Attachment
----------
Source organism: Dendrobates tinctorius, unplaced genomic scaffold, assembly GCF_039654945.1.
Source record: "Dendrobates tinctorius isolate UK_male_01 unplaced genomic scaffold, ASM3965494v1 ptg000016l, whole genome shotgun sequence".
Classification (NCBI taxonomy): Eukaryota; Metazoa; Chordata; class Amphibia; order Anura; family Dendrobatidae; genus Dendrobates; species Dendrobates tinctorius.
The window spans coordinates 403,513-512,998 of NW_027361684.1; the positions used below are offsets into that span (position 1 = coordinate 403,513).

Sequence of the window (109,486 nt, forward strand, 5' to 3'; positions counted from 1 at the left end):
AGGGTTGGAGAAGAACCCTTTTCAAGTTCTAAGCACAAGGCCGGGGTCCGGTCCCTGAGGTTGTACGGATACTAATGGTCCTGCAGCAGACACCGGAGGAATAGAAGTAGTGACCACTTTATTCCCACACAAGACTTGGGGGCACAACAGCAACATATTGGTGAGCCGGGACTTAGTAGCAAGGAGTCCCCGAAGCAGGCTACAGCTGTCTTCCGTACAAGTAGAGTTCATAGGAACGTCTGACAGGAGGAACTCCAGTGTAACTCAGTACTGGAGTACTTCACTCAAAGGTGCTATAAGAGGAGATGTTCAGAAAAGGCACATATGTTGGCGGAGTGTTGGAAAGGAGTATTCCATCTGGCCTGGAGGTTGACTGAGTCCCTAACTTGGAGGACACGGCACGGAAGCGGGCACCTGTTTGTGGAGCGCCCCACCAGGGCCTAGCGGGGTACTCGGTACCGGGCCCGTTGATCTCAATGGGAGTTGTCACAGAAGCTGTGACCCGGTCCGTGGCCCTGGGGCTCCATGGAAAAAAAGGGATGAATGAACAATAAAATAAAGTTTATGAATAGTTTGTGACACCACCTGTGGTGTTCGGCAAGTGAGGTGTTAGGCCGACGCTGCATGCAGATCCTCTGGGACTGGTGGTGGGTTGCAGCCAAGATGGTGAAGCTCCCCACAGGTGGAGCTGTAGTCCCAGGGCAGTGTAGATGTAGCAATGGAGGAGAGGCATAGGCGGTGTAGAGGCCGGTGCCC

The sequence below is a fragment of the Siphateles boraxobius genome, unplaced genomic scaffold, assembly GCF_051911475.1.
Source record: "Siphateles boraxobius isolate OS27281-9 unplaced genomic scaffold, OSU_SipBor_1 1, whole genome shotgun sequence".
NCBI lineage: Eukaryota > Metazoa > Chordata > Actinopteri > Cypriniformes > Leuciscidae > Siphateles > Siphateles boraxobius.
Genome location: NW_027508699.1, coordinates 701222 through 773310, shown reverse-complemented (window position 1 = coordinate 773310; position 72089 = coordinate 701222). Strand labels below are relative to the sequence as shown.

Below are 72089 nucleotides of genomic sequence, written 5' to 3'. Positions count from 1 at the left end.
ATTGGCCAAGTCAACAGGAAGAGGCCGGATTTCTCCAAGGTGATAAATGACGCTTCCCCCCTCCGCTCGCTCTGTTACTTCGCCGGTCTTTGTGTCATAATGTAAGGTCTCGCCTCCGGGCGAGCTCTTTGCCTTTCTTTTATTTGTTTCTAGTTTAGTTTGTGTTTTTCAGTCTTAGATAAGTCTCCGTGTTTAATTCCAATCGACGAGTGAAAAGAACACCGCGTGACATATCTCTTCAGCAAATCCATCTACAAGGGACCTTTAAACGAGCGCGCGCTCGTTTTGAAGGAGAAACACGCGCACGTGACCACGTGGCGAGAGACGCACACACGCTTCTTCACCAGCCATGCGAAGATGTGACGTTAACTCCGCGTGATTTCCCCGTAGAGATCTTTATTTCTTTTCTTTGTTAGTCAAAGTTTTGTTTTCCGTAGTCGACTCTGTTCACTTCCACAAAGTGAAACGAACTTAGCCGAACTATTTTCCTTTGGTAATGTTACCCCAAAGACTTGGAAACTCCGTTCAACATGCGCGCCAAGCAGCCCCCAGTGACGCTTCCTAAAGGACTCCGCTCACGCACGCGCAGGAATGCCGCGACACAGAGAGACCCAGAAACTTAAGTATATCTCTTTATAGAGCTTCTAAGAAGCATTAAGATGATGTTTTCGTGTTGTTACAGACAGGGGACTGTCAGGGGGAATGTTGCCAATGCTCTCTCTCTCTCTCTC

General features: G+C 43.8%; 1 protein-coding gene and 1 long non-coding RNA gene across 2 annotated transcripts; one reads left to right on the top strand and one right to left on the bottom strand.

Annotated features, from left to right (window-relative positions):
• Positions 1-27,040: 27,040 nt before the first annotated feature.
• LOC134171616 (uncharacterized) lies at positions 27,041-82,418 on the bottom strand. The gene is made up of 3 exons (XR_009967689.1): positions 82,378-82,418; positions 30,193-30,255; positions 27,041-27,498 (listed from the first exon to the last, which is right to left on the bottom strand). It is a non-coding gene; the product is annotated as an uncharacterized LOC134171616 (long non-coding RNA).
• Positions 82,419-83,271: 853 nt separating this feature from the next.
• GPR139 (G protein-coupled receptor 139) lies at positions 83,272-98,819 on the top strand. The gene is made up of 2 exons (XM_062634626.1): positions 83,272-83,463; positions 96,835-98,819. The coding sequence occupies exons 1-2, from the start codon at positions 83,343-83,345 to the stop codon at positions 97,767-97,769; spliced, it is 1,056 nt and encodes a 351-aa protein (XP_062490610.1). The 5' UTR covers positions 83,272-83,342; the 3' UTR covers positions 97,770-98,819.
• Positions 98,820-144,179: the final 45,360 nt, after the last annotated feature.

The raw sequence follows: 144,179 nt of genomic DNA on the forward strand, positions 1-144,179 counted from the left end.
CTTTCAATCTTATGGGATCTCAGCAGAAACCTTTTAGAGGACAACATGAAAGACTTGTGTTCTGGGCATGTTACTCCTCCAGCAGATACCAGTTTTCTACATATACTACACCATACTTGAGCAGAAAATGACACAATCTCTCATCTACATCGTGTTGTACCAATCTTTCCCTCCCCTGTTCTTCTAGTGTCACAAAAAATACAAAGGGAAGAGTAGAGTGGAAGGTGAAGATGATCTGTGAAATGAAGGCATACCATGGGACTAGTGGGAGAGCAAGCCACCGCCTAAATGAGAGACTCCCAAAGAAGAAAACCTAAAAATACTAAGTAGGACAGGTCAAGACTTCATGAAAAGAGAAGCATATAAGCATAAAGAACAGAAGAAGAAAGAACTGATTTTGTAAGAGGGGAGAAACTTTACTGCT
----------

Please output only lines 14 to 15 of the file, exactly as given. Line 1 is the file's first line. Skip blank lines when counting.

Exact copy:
Annotated features, from left to right (window-relative positions):
• Positions 1-27,040: 27,040 nt before the first annotated feature.